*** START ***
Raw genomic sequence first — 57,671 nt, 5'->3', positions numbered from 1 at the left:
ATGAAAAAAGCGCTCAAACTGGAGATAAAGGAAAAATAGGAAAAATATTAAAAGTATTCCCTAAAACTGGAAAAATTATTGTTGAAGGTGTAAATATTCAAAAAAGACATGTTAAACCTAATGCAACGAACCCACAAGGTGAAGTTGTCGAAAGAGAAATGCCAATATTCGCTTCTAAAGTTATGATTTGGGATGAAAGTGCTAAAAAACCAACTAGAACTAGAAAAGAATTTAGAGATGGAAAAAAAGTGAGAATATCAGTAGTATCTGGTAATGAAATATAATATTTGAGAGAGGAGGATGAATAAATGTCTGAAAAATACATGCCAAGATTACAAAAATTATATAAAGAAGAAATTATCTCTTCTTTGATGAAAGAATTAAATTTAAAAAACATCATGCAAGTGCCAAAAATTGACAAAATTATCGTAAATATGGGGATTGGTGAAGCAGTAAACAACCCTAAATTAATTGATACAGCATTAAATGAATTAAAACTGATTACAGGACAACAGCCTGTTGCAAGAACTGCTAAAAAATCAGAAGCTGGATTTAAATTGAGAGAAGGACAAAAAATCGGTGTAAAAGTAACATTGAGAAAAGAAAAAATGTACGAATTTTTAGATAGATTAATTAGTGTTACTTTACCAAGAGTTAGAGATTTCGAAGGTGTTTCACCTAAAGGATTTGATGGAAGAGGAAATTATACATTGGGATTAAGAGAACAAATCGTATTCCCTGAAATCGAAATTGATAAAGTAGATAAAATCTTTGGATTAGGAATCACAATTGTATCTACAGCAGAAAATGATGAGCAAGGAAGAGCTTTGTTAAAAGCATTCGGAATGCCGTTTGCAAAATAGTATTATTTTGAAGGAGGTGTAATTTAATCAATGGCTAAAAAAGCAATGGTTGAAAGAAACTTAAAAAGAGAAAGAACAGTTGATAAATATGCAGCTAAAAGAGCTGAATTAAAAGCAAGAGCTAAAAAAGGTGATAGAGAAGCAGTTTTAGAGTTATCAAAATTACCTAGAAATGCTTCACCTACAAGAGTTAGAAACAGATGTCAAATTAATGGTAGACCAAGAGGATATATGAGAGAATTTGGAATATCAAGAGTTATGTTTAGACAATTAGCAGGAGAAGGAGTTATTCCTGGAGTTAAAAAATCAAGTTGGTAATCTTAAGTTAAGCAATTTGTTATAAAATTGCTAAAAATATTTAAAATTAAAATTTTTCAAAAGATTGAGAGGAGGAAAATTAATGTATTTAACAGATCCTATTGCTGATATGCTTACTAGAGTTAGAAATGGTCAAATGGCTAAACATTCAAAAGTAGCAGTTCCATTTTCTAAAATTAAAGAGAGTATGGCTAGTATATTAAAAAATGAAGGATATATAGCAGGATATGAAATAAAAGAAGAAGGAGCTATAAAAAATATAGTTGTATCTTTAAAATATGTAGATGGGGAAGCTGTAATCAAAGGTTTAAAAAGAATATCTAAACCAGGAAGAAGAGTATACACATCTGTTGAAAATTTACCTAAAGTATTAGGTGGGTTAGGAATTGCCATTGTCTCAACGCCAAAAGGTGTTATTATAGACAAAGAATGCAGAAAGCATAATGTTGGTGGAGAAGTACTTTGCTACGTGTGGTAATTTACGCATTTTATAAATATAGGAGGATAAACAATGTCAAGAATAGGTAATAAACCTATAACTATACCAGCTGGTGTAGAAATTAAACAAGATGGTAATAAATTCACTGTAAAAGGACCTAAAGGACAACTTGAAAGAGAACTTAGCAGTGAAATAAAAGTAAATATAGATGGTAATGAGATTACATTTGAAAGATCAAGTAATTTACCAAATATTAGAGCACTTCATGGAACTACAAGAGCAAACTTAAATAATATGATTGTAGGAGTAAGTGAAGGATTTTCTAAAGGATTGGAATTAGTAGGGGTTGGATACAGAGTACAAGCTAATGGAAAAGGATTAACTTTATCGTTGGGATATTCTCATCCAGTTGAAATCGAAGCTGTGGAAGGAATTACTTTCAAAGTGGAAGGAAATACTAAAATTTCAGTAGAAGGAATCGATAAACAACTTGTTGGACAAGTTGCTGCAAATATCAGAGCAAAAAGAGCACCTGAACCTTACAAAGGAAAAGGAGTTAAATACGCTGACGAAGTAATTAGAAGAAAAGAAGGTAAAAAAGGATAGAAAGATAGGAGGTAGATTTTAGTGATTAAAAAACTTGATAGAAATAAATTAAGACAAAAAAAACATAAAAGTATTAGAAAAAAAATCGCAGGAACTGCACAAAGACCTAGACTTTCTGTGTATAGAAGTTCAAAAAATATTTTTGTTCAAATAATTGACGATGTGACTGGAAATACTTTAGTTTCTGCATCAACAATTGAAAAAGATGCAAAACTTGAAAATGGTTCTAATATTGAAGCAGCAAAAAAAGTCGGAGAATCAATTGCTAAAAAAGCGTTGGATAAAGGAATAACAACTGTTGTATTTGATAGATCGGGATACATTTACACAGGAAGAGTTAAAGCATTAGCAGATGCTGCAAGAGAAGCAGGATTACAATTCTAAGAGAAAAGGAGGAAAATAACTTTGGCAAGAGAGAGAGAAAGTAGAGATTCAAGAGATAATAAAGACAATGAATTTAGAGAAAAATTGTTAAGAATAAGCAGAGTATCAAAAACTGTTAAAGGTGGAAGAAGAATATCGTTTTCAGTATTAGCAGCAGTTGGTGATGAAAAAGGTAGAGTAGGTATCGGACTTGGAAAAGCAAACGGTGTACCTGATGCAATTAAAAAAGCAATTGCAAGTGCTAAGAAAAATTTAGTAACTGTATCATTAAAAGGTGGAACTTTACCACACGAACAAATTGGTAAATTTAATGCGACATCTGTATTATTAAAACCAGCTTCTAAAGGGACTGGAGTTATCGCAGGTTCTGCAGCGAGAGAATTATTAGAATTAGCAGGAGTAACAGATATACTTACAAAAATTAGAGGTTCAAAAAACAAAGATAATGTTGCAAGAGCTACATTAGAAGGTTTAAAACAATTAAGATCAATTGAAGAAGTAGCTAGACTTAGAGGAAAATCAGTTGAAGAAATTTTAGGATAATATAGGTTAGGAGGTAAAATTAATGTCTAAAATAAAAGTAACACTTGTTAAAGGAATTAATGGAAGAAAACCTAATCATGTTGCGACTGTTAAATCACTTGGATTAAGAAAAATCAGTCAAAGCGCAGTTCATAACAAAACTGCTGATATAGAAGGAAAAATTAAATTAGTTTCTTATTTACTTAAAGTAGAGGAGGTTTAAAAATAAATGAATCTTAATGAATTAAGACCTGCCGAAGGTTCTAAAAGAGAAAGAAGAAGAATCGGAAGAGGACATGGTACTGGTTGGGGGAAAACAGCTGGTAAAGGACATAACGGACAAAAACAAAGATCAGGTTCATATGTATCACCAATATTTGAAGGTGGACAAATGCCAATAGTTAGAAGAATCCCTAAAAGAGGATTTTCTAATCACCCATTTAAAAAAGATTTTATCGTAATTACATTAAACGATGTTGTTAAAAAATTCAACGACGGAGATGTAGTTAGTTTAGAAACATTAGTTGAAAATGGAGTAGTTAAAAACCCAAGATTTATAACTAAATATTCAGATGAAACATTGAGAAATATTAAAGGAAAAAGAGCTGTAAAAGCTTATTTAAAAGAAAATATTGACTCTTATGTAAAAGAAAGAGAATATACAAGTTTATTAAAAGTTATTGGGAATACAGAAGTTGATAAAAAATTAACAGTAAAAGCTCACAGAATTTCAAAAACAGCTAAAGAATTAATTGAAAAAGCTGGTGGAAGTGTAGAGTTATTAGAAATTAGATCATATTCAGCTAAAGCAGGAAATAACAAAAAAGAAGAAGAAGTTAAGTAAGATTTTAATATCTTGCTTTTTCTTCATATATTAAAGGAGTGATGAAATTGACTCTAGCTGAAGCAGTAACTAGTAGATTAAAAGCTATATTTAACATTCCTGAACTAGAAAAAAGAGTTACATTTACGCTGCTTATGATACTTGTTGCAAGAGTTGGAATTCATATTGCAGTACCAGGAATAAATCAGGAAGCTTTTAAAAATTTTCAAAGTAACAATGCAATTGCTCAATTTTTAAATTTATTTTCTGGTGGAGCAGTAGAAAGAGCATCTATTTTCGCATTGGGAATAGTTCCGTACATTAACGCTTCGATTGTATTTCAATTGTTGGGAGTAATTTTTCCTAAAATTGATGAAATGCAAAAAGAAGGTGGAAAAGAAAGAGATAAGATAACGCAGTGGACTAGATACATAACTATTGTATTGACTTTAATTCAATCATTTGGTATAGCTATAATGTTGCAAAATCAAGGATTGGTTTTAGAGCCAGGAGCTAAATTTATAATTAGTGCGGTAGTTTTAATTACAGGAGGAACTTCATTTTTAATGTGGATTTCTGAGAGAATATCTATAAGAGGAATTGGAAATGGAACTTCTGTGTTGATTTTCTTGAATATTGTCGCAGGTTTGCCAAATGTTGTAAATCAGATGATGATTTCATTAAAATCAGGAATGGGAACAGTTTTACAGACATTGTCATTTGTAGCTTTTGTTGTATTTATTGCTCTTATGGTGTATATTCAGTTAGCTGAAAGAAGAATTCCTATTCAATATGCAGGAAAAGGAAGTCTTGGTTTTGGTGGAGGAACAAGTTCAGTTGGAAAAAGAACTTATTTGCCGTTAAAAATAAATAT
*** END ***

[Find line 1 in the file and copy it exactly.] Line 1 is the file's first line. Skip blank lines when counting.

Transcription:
Raw genomic sequence first — 57,671 nt, 5'->3', positions numbered from 1 at the left: